My other point is that people with autism are already out there. That is highlighted in Martin Knapp’s study. They already cost the nation a lot of money, not necessarily appropriately. Consider the issue raised earlier; misdiagnosis, which may put adults through psychiatric inpatient services, where they receive inappropriate drug treatment when the condition all along is autism. A lot of inherited mental health issues may have stuck to that person because of unmet need. Such a story is not untypical.

Ms Paula Hanratty (Autism NI):

Cost is a big issue at the moment because of the economy and the cuts. However, there is a massive cost to families, mental health carers and relationships, as well as to the education of an individual with autism, and their ability to work and contribute to the economy. There are massive emotional and physical cost implications for families when parents/carers are unable to work, and they need to be offset against costs that may be incurred.

Mrs Cassidy:

Paula Hanratty is our director of family support. She is also a parent. Audrey Mullan works for the South Eastern Health and Social Care Trust. She is also a parent.

Mr Heatley:

I was a school principal, but I had to give up that job because of autism. I could not come home, work with Christopher until bedtime, then work for school and go back next day and cope with the job. My doctor told me that I had to give the job up.

My wife ended up with anorexia and spent five months in hospital last year. I was left looking after Christopher. I was also holding down a shop job at the time, but had to give that up. My family’s income has disappeared, and I am, therefore, not paying the taxes that I was paying before. Mine is a simple example, but some are much more complex.

Ms Audrey Mullan (Autism NI):

I did not work for 10 years. Nobody would have employed me because of the number of appointments I had for my son. He has co-morbid difficulties as well as Asperger’s syndrome. I had to go to so many appointments, so I understand why parents’ incomes are reduced, because they have to look after their children.

A lot of money is spent on going to appointments, especially when there are co-morbid difficulties. Therefore, a family’s income is drastically reduced, because both parents cannot go out to work, or can maybe work only part time. Single parents find it very difficult to makes ends meet, and, depending on the difficulties, find it difficult to go to appointments at hospitals or with paediatricians. There are huge costs.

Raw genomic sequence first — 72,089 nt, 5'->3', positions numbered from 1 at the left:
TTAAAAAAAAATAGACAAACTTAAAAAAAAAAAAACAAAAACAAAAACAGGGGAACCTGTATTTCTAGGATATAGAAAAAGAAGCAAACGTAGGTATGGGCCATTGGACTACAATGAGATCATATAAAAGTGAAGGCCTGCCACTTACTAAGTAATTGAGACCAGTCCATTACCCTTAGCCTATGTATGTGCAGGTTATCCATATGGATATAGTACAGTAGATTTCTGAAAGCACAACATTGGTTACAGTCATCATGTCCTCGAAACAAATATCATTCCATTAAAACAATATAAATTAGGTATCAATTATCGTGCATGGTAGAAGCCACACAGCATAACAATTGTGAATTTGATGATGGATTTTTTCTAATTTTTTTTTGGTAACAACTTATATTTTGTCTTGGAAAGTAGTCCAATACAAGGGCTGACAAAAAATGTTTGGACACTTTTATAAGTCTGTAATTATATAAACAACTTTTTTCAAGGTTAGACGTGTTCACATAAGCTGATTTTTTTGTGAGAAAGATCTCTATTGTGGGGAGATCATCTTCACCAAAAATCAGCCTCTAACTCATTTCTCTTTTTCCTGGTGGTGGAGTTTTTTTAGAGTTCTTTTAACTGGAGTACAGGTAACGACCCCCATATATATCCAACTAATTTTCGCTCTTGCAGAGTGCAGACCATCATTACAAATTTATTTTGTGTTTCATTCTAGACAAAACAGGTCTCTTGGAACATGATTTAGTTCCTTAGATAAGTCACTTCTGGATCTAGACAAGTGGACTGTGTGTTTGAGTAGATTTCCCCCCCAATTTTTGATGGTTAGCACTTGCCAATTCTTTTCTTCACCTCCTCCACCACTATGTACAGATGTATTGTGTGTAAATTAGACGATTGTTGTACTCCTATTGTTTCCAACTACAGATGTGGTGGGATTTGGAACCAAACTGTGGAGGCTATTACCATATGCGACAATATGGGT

Mr Heatley:

If there is intervention and support, there is a chance that those families could be effective and able to support the community.

Mrs Cassidy:

It is a huge puzzle to us also why the Department is opposed to the Bill. We are able to multitask as an organisation. We are a very active member of the DHSS action plan and have attended in excess of 40 meetings in the past year. The model is complex.

We are also a member of the training and communication subgroups, the reference group, the Western Health and Social Care Trust forum, and the Western Health and Social Care Trust forum subgroup on children. We are not without investment in the process, and we contribute what resources we have. However, we do not believe in a one-Department strategy. Autism requires a whole-life approach; it is a holistic issue. So, we are puzzled by the Department’s attitude. I believe that it is a reflection of the silo situation: they are making honest comments about how they see things in their Department but are not able to see that this is about life.

Mr Heatley:

The key issue when they kept talking about the DDA was that they did not look at it that way. However, they could not see that other Departments do depend on the criteria in the DDA. It is impossible to get supported housing unless one has a learning disability or mental health issue.

Mrs Cassidy:

We have an active member from west Belfast who has 10 children. If she were here, she would argue the point that a number of her children are on the spectrum, and some have a learning disability and some do not.

Children with a learning disability access services through learning disability services. Those with autism, who do not have a learning disability, do not have access to services unless they inherit a mental health problem because of unmet need or if there is a co-morbid condition. One of our other chairpersons has a letter from her trust stating that it does not provide services for individuals with an IQ of over 70. There is evidence.

Mr Girvan:

Thank you for your presentation. I put on record my congratulations to the group for its tenacity in driving forward and keeping at this. Mention was made of a few clauses in the Bill over which there is some concern. I caution the group against raising some issues, in case that might delay the Bill. The Bill will be of some benefit.

During the presentation, there was mention of the bullying tactics of the Department, which is the only way I can describe them. This is not the first time I have heard of that, and not only in relation to autism. The Department is arrogant, and it seems to use the process. Mickey and I attended an event this night last week at which the arrogance of some members of the panel was only too evident. They showed a lack of understanding about their responsibilities. We do not claim to be clinicians or to know the ins and outs of detail, but we know how to manage certain things and make sure that things happen.